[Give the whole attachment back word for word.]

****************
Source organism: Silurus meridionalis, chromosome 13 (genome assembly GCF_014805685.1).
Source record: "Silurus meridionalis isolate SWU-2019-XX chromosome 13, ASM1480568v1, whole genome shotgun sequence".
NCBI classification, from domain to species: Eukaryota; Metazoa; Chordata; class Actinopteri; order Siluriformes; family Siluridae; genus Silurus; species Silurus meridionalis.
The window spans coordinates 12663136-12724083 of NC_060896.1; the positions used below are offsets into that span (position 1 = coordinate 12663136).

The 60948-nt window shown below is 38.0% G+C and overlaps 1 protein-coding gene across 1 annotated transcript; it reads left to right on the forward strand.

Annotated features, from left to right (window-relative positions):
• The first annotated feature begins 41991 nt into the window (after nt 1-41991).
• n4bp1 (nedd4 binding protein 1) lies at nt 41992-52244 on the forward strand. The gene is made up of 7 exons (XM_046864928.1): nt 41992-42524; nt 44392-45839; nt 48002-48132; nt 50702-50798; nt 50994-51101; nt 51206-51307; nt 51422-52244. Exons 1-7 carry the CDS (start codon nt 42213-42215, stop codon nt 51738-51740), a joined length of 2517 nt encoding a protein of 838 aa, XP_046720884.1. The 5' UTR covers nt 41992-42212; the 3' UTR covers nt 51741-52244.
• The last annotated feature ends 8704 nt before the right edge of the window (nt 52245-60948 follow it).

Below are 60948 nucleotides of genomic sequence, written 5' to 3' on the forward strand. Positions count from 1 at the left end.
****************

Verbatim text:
Source organism: Silurus meridionalis, chromosome 13 (genome assembly GCF_014805685.1).
Source record: "Silurus meridionalis isolate SWU-2019-XX chromosome 13, ASM1480568v1, whole genome shotgun sequence".
NCBI classification, from domain to species: Eukaryota; Metazoa; Chordata; class Actinopteri; order Siluriformes; family Siluridae; genus Silurus; species Silurus meridionalis.
The window spans coordinates 12663136-12724083 of NC_060896.1; the positions used below are offsets into that span (position 1 = coordinate 12663136).

The 60948-nt window shown below is 38.0% G+C and overlaps 1 protein-coding gene across 1 annotated transcript; it reads left to right on the forward strand.

Annotated features, from left to right (window-relative positions):
• The first annotated feature begins 41991 nt into the window (after nt 1-41991).
• n4bp1 (nedd4 binding protein 1) lies at nt 41992-52244 on the forward strand. The gene is made up of 7 exons (XM_046864928.1): nt 41992-42524; nt 44392-45839; nt 48002-48132; nt 50702-50798; nt 50994-51101; nt 51206-51307; nt 51422-52244. Exons 1-7 carry the CDS (start codon nt 42213-42215, stop codon nt 51738-51740), a joined length of 2517 nt encoding a protein of 838 aa, XP_046720884.1. The 5' UTR covers nt 41992-42212; the 3' UTR covers nt 51741-52244.
• The last annotated feature ends 8704 nt before the right edge of the window (nt 52245-60948 follow it).

Below are 60948 nucleotides of genomic sequence, written 5' to 3' on the forward strand. Positions count from 1 at the left end.